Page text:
Friday, April 20, 2012
Could Money be the Key to Keeping Kids Engaged?
Can financial literacy be fun?
Apparently, when you are a student practicing these skills it can be fun (just like practicing being an adult is more fun than actually being one!). I recently talked to a principal who thought money could be the answer to increasing math instruction in her school. She was not referring to spending money however, but offering students 45 more class period of math per year through financial literacy- a “fun” way to increase math skills. I know another who used classroom money as part of her classroom management system. Students would receive their pay coming in the door, the amount would be decreased if they came in late(just like the real world!). She had a great system of "paying" students for proper behaviors. Students could purchase items that she got free from conferences with their money. They did think it was fun!
Will this cost us money?
It turns out that there are lots of free financial literacy resources out there. I would start with the free classroom money pack which features money patterns, transaction sheets and teaching ideas- perfect for any classroom. Another resource, from the blog post entitled “Financial Literacy can be Fun” is the BizWiz program from the BizWorld Foundation for free if you use it this year ($189 value).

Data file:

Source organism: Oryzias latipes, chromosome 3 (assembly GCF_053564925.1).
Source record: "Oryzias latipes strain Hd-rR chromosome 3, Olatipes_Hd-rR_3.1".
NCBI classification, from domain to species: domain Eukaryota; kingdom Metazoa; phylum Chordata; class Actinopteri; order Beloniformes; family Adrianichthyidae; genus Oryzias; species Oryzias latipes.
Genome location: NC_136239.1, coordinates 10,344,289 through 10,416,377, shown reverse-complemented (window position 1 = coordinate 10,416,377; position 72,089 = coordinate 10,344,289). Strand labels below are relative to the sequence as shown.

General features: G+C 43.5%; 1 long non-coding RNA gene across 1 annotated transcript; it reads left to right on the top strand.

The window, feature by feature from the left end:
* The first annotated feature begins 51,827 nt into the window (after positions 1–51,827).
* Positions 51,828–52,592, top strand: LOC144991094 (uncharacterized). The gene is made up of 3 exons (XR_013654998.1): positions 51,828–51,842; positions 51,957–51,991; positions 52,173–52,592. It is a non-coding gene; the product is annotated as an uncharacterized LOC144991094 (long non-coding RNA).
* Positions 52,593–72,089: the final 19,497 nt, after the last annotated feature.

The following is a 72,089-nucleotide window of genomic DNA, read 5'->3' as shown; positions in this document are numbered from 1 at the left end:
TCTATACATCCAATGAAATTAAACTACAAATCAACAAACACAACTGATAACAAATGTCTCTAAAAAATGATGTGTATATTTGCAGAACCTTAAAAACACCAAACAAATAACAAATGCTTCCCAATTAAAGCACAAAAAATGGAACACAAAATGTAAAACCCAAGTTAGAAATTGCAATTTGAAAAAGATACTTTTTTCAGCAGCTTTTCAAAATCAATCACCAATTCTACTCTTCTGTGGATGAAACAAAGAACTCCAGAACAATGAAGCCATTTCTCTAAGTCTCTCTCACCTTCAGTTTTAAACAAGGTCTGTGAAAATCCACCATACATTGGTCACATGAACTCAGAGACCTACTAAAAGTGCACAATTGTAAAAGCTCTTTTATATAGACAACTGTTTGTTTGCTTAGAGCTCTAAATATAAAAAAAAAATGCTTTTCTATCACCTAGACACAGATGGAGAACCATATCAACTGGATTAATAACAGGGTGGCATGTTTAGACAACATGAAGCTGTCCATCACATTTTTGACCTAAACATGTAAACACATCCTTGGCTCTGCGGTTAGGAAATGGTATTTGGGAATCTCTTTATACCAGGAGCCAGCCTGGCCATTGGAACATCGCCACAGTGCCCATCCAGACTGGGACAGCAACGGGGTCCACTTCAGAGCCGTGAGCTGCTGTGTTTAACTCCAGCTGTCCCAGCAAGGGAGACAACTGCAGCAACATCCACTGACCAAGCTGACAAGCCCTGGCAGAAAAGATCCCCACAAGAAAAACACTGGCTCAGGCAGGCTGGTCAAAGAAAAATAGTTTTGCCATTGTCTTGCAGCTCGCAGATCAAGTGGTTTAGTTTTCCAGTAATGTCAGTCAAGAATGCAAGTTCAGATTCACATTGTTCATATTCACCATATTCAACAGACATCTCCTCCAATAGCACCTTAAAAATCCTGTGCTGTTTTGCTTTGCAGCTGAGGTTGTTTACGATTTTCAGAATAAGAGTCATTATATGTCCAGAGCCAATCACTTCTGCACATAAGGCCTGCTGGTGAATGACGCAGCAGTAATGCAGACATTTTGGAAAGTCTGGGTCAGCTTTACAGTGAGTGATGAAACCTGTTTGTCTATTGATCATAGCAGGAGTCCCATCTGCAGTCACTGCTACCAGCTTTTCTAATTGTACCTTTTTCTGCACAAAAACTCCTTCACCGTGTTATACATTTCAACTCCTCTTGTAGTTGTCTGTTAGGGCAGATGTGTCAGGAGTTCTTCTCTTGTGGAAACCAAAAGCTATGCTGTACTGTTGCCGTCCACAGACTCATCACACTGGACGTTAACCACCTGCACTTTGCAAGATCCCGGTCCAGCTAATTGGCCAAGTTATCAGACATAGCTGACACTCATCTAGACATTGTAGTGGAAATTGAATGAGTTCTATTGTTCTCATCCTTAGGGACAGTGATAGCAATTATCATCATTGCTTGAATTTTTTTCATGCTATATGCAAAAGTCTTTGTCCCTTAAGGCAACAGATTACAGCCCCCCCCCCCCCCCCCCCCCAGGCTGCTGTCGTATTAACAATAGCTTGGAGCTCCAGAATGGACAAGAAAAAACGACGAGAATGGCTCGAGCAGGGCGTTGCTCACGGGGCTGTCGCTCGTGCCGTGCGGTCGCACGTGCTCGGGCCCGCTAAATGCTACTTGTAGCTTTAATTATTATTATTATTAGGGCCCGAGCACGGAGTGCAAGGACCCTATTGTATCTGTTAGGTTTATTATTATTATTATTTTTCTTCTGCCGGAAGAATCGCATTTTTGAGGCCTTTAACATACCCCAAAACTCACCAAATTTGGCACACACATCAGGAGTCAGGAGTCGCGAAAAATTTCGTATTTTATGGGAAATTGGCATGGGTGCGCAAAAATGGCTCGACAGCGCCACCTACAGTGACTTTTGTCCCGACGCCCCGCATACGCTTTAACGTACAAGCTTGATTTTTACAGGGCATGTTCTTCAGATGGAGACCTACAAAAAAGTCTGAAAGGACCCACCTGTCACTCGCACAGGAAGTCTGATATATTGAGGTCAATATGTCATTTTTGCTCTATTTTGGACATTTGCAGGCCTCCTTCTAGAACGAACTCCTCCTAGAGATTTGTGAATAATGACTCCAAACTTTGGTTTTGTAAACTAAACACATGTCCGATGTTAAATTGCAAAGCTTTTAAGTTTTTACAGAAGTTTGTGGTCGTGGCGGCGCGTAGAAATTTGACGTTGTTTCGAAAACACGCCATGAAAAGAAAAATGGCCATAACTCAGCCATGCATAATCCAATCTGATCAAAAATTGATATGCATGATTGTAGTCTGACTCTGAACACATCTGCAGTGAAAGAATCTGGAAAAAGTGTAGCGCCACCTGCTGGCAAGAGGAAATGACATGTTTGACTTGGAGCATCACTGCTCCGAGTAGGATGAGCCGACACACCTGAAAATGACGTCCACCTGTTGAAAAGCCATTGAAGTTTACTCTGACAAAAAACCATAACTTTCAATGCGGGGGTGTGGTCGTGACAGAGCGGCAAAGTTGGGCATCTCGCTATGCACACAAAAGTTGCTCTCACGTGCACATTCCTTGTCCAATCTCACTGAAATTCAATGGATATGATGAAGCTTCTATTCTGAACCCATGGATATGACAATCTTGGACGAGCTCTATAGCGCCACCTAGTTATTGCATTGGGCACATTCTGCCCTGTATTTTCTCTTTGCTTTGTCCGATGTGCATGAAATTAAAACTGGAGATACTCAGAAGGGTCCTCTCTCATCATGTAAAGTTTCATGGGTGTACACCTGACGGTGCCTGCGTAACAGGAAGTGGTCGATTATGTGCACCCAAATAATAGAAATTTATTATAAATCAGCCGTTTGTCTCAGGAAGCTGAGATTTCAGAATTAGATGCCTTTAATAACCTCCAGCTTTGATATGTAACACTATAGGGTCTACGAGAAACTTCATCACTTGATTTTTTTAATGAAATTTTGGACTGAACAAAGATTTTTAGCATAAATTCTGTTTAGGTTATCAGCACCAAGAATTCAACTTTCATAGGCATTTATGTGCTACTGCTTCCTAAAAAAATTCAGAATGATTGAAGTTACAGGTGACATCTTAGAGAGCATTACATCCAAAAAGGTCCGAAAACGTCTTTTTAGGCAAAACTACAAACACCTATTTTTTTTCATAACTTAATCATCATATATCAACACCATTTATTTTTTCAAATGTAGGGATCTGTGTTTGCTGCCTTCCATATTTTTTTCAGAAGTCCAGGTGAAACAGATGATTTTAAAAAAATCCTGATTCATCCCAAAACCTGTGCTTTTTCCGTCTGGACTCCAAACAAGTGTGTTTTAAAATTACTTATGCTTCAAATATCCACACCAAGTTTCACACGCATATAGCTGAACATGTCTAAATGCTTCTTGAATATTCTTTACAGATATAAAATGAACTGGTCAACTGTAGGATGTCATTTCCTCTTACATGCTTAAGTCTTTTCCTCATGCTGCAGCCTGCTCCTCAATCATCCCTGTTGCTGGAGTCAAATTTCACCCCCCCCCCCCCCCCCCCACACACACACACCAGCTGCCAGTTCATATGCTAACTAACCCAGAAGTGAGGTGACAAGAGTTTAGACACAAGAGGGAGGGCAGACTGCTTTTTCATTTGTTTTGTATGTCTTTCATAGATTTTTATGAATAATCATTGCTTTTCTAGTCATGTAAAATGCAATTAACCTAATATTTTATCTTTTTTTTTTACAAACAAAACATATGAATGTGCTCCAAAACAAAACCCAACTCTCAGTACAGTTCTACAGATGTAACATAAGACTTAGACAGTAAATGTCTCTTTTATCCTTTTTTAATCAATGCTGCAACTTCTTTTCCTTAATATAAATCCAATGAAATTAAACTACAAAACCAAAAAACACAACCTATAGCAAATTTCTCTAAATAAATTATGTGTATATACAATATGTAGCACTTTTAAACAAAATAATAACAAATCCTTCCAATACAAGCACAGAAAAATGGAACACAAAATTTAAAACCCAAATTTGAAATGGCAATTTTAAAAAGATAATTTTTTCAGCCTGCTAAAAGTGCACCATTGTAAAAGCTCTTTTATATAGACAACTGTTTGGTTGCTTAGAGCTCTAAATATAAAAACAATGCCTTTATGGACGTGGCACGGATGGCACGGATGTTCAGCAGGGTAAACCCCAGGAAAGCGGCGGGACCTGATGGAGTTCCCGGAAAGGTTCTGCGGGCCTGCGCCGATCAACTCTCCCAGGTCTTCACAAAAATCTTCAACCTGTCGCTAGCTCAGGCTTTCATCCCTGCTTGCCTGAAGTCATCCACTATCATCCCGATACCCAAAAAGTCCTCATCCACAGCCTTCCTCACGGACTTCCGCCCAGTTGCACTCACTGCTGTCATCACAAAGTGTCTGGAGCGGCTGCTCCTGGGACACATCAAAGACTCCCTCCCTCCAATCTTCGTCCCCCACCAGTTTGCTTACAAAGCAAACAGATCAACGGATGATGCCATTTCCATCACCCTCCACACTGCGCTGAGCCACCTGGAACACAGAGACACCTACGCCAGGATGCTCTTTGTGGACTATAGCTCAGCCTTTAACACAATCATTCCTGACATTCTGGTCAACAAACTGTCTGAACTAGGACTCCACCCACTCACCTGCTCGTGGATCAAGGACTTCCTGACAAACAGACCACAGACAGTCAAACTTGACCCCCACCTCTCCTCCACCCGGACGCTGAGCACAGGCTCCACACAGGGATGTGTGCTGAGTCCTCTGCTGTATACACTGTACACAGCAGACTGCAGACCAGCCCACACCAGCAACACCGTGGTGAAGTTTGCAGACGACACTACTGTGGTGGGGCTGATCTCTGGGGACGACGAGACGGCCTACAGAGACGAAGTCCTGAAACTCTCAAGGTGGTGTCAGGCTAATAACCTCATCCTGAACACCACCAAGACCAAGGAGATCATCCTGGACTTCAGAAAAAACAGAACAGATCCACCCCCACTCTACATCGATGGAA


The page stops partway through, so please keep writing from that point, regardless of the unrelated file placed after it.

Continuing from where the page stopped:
Your tax dollars at work
You can find more fun financial literacy activities from The Mint or our United States Treasury offers free (your tax dollars at work) downloadable math lessons called Money Math: Lessons for life.
Games for Sponge or Enrichment Time
Any teacher could offer these games to do as an enrichment activity for students with “extra time”: Rich Kid Smart Kid or Money Island .
Looking to include some critical thinking?
Try out the Cleveland Fed’s free activity book entitles “Great Minds Think: A Kid’s Guide to Money” for middle schoolers. and have students work their way through some personal financial decisions.
You could also have students try out the “Money to Spend” SCAN scenario at TregoED.org where they will look at money issues from the different perspectives built into the scenario.
Looking for more?
Search for financial literacy at Teachersfirst.org or check out these additional resources from Edutopia.
Please add your resources and ideas!